Recently in Personal Geographies Category

When I was kid growing up in suburban Detroit, I always knew that there was a salt mine in the center of downtown. There aren't many mines in the middle of urban areas, but one of the many strange things about Detroit is that it had one, or has one, since it's probably still down there, even though it's been closed for 20 years. I think I was sick and missed the 6th grade field trip that would have been the one chance I ever had to see it, but I saw all the big salt crystals that the other kids brought back from it and knew that the trip to the salt mine (like snowmobile safety classes) was one of the key moments of many Michigan children's childhoods.

What I didn't realize was how the salt mine's operations are actually an interesting example of the kind of negotiation that happen between industry, landowners and city governments when trying to provide a city service based on a low-cost commodity resource. When telling the story to Molly the other day (based on this article), I realized that there are similarities between negotiating the mineral rites for salt and negotiating technology access for municipal Wifi, or any other kind of pervasive technological service. See, radio waves are kind of like minerals in that they don't care about property lines. The pattern of extracting salt in Detroit looks a lot like the pattern of Wifi access nodes. Compare the map above to the one for Spokane, WA:

I don't know if the similarity stops at the look of the maps, or goes deeper into how services that don't stop at property lines work in general, but I think it's an interesting analogy.

Geotagging site history

Reading a geolocation paper gave me an idea that I'm not going to implement, but may be an interesting exploration of using location as a memory aid when looking up browser history.

The idea is to use Firefox 3's new Places bookmarking and history service to store the location of where a web page was viewed, and to allow users to sort their history based on location in addition to time and alphabetically (the two current options).

Places rewrites the browser's history and bookmark capability as a single database. Being a database, it allows every entry in the database (every "entity"? I don't know my database terminology well) to have additional fields. Places defines two fields up front: Annotations and Tags (Zotro's influence perhaps?), but there's no reason that either location couldn't be squeezed into one of those fields, or defined as a field itself. You could start with the Wifi SSID. Here's a script to extract that on Mac OS X 10.4, for example:

cd /System/Library/PrivateFrameworks/Apple80211.framework/Versions/Current/Resources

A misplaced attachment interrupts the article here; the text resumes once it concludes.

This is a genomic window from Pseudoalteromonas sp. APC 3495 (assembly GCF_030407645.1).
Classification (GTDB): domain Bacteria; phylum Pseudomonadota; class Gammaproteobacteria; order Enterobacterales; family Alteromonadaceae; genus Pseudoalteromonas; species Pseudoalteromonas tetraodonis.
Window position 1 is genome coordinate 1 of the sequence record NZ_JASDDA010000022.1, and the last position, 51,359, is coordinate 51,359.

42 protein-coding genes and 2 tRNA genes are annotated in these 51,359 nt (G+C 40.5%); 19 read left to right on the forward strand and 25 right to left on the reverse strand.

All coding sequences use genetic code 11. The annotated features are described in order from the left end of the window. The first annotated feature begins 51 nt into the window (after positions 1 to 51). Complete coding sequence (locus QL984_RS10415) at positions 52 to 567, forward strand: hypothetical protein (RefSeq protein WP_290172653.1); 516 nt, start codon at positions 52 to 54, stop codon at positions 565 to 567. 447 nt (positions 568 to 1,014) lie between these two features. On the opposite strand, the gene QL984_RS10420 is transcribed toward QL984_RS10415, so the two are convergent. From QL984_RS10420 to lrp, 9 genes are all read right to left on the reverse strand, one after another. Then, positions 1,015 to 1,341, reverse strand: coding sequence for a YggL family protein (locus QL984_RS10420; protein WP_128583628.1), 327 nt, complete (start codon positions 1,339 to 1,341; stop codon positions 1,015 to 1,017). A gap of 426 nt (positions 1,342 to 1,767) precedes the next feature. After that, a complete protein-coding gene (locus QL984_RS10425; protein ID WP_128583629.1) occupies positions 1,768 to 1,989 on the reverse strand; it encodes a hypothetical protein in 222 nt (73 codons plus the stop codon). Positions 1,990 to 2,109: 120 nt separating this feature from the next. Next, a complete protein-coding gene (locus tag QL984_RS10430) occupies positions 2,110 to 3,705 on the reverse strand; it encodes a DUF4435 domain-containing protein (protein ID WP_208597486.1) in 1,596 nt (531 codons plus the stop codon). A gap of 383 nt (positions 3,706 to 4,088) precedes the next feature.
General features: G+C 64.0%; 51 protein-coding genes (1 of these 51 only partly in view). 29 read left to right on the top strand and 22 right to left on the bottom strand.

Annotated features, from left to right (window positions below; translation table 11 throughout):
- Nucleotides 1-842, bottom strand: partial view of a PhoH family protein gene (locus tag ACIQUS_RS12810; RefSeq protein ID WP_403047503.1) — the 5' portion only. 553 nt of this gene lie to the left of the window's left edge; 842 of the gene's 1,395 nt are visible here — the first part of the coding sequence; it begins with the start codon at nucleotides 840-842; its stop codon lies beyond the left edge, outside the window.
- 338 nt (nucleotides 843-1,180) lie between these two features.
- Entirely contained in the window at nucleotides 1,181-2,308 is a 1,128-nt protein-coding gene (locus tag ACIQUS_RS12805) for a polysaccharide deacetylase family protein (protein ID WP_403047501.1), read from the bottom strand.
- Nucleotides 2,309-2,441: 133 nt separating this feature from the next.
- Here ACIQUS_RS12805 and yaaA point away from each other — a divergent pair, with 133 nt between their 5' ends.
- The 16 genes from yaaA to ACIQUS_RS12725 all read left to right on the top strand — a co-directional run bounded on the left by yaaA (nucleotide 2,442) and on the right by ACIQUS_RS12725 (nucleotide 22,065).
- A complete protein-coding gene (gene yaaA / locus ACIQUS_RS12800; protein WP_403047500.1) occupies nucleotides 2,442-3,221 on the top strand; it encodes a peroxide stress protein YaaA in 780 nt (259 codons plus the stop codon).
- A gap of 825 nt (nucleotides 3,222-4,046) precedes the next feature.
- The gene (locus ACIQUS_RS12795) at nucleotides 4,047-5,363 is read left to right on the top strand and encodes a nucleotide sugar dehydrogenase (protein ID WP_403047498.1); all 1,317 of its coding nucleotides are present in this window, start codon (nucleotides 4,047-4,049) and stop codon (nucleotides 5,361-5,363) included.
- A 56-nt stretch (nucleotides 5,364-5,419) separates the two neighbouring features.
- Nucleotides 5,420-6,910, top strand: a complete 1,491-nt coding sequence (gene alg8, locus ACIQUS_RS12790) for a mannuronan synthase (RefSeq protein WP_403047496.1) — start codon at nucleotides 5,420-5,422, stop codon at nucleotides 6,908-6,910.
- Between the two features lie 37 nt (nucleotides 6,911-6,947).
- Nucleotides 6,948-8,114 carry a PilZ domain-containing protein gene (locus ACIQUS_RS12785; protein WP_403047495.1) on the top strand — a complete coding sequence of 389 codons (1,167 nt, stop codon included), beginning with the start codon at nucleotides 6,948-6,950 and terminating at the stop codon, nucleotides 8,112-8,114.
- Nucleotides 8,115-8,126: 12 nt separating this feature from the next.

airport -I | grep \ SSID - | awk '{print $2}'

Liz correctly points out that mapping meaningful physical location to either a set of GPS coordinates or an SSID ('linksys', for example) is a significant problem, but I think that SSID-based organization would be an interesting place to start. Moreover, as things like browsers become more portable thanks to dedicated browsing devices and mobile phones, using available information to associate information with location may become increasingly more valuable.

The Site Diet

I'm pretty impressed with Firefox Places in terms of the vision. It's the first rethink of an old and crusty corner of web browsing that hasn't changed significantly in more than 10 years. The Places system keeps track of every visit to a given URL implicitly (as kind of a byproduct of it keeping all activity in a database keyed to URLs) and to me this opens the possibility of many new kinds of visualizations of personal online behavior: where have I been? how long was I there? what did I do there? Google currently keeps track of that for you in its history, but that's pretty creepy. Places moves that kind of information gathering back into the sphere of the end user.

I would also like to use it to remind me of what I'm doing on the Web as I'm doing it. I get distracted by the Web easily (as I know many people do) and end up spending hours on things that aren't high on my list of priorities. I've tried many techniques to combat this and the best browser-based one I've found is the Stealth Kiwi Greasemonkey script. It's a good way to remind myself to stay focused and it works pretty well, but it's a pretty crude solution, kind of stomping on my web use regularly. With the Places API, I imagine having a Site Diet countdown timer next to each URL. I could in advance define how many times I felt I was allowed to visit a site per day or per week (I suspect it would be a default for all sites, with some exceptions, much as Stealth Kiwi works now), and when that countdown timer expired, well, that was it: no more checking my friends photos on Flickr or reading about embarrassing hometown political scandals until tomorrow.

I think it would be pretty straightforward to write Firefox extensions to do either the location-based history or the Site Diet, but I'm too busy making ThingM go, so here, Internet, you can have these ideas. ;-) And thank you Firefox team!

(click for interactive version, courtesy of Platial)

Stewart Brand talked about how building learn, and defined a set of what he called shearing layers. The bottom-most layer of his shearing layers is "Site," which states that the site is eternal. That's certainly true, to a point. Dubai's The World is not an eternal site: it's being built right now, and much of San Francisco is on landfill. However, eternal or not, once the boundaries of site are defined, it's very difficult to change them. Many Italian towns, such as Siena, still show the traces of the Roman coliseums that dominated their centers two thousand years ago, even though the coliseums and the buildings all around them, are long gone.